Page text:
If you are HIV positive but do not yet have AIDS, you are probably eligible for Medi-Cal
Earlier this month, the court ruled that the health department “arbitrarily failed to meet its statutory duties” in implementing the 2002 legislation. The ruling came in a case filed by AIDS Healthcare Foundation (AHF) which sought to compel DHCS to comply with legislation intended to extend Medi-Cal coverage to HIV-positive, non-disabled people who would otherwise qualify for Medi-Cal. Prior to the passage and signing of the legislation, Assembly Bill 2197, only those who had advanced to a diagnosis of AIDS were considered eligible for Medi-Cal enrollment and coverage.
“Despite an excellent record on AIDS issues, Gov. Schwarzenegger has been ill-served by his administration, which for six years has failed to enact this crucial – and ultimately cost-saving – health care legislation,” said Michael Weinstein, president of AIDS Healthcare Foundation, the U.S.’ largest HIV/AIDS organization, which operates AIDS treatment clinics in the U.S., Africa, Latin America and the Caribbean and Asia, including 12 clinics in California. “We thank the court for this judgment which compels the state to do its job by implementing this important legislation passed by the state’s representative government and signed into law by the governor.”
In the judgment, the court orders the state to:
“1. Conduct all outreach and awareness activities necessary to encourage the voluntary enrollment into Medi-Cal managed care of persons who are disabled as a result of AIDS pursuant to Welfare and Institutions Code 14149.3, subdivision (g);
“2. Determine the savings generated by the increased voluntary enrollment into Medi-Cal managed care of persons who are disabled as a result of AIDS pursuant to Welfare and Institutions Code 14149.3, subdivision (f) (1);
“3. Establish capitation rates to be paid to Medi-Cal managed care plans for services provided pursuant to Welfare and Institutions Code 14149.3, subdivision (e);
“4. Seek the appropriate federal waiver under Section 1115 of the Social Security Act (42 U.S.C. Sec. 1315) to implement the expansion of eligibility provided for pursuant to Welfare and Institutions Code 14149.3, subdivision (j); and
“5. Take any further action specially enjoined on them by the law. Nothing in this judgment or in that writ shall limit of control in any way the discretion legally vested in respondents.”
The need for care for HIV-infected people in the early stages of the disease
AB 2197 came about in part in response to a call by the federal Centers for Medicare and Medicaid Services for states to seek waivers to extend healthcare services to low-income individuals in the early stages of HIV. As written and signed into law back in 2002, AB 2197 directs California’s Department of Health Services to, among other things:
• Determine whether, under applicable federal law, the federal government will contribute financially for the enrollment and maintenance of these beneficiaries in the Medi-Cal program;
• Seek from the federal government a waiver of requirements for the Medi-Cal program, such that California may implement this program;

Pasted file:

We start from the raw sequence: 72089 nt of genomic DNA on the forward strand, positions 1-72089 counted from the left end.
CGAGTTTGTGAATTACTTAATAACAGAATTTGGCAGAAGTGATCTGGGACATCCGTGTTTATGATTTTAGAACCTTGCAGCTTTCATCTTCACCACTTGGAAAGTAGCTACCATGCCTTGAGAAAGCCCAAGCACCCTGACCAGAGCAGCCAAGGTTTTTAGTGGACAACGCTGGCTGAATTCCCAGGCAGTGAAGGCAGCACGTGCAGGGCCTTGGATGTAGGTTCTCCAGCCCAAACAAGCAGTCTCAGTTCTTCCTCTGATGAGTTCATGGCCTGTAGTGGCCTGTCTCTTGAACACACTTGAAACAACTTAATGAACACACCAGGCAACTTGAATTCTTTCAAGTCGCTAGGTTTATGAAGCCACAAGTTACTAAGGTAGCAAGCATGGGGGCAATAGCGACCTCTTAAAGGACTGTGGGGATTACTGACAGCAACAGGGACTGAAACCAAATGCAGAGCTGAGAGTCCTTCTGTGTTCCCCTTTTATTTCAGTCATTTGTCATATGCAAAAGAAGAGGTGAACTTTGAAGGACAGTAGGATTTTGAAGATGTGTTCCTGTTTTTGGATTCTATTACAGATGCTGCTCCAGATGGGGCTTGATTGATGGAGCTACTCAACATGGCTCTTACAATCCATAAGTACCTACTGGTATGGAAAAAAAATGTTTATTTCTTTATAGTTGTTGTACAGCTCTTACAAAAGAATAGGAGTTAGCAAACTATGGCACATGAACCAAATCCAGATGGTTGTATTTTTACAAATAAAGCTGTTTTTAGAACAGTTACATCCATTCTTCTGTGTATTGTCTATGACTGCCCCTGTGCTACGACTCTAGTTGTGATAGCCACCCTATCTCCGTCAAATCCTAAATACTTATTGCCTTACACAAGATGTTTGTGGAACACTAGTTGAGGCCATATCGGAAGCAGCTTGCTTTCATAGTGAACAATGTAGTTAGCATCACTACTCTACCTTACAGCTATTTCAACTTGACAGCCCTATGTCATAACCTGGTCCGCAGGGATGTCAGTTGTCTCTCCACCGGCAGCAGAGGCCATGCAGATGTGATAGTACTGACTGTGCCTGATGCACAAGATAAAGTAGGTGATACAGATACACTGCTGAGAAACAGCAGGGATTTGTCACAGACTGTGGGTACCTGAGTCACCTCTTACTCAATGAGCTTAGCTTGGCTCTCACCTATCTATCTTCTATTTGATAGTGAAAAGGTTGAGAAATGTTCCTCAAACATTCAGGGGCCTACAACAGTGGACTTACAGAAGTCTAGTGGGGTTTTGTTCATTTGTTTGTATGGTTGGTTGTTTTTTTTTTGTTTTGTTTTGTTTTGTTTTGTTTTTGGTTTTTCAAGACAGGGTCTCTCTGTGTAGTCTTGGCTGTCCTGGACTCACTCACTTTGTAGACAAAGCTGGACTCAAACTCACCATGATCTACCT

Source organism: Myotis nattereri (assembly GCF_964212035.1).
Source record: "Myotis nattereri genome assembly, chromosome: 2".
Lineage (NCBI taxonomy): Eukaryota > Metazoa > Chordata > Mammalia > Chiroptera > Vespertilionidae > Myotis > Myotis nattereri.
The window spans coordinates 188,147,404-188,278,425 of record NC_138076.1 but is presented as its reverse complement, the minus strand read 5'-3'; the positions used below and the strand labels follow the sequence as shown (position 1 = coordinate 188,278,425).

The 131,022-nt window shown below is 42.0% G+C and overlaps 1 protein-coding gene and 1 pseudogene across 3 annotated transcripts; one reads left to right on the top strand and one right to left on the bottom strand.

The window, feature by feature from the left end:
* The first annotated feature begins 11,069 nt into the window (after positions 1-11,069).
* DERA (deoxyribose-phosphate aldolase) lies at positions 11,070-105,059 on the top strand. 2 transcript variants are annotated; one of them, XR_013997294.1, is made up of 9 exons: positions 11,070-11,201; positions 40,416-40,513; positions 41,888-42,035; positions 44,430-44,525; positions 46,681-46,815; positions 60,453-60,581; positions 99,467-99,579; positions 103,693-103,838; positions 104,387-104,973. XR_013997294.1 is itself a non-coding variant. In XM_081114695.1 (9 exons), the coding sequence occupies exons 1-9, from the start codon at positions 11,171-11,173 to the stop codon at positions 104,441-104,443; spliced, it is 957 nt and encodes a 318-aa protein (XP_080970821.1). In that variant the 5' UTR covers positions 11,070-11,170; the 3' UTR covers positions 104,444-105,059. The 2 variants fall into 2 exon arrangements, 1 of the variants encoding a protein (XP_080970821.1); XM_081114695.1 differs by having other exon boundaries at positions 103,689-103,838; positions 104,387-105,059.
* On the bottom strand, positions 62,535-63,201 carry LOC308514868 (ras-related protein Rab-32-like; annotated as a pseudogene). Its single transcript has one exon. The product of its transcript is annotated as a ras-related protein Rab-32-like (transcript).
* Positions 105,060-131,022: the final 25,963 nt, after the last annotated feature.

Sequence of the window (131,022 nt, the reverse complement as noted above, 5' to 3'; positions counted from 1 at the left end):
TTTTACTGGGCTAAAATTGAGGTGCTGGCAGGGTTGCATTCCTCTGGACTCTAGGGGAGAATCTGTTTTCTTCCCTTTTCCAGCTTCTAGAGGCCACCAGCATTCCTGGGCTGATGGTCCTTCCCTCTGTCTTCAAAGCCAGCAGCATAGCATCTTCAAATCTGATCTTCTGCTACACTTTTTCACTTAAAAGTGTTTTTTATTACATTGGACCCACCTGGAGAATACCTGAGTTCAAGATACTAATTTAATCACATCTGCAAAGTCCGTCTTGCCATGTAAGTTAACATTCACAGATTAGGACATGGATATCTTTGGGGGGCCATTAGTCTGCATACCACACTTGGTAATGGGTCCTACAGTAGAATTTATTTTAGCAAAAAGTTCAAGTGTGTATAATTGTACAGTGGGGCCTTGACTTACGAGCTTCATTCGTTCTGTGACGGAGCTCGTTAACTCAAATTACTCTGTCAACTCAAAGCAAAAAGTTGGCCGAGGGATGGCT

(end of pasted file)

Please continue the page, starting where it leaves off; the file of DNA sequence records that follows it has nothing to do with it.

• Actively encourage Medi-Cal recipients with AIDS to voluntarily enroll in Medi-Cal managed care programs;
• Utilize the savings generated by such enrolments to fund the coverage of otherwise eligible persons with HIV into the Medi-Cal program.
History of California Assembly Bill 2197
In 2002, California Gov. Gray Davis signed Assembly Bill 2197. The bill, which had been introduced twice before in the California legislature in various versions as far back as 1997, honored a campaign pledge Davis made during his first California gubernatorial campaign.
At the time of its passage, AB 2197′s author, Assembly Member Paul Koretz, D – West Hollywood – now retired, said: “This bill is a win-win for the state and for persons living with HIV. It will provide access to more reliable, stable health care for these individuals at no additional cost to the state. The strong bi-partisan support this bill has received is testament to the fact that it is a very sensible, cost-effective approach to improving access to health care.”
AB 2197 had been the highest priority that legislative year for California’s leading AIDS organizations – including the Southern California HIV Advocacy Coalition (SCHAC), the sponsor of the bill, representing 10,000 individuals throughout the Southland, and AIDS Healthcare Foundation, the nation’s largest specialty provider of HIV/AIDS medical care with clinics in Southern and Northern California.
AB 2197 extends Medi-Cal eligibility to Californians who are HIV positive but do not yet have an AIDS defining illness. Previously, only Californians with an AIDS diagnosis – those who have progressed clinically from being HIV positive to having an AIDS defining illness – could be considered for Medi-Cal eligibility.
As a result, many HIV-positive Californians had to progress to an AIDS diagnosis – in essence get sicker – in order to then access care, via Medi-Cal. Sadly, because of the state’s failure to comply with AB 2197 almost five years after its passage, this still largely remains the case today.
AIDS Healthcare Foundation currently provides medical care and/or services to more than 93,000 people in 21 countries. Contact them at AIDS Healthcare Foundation, 6255 W. Sunset Blvd, 21st Floor, Los Angeles, CA 90028-7422, (877) 844-4243 (toll free), www.aidshealth.org.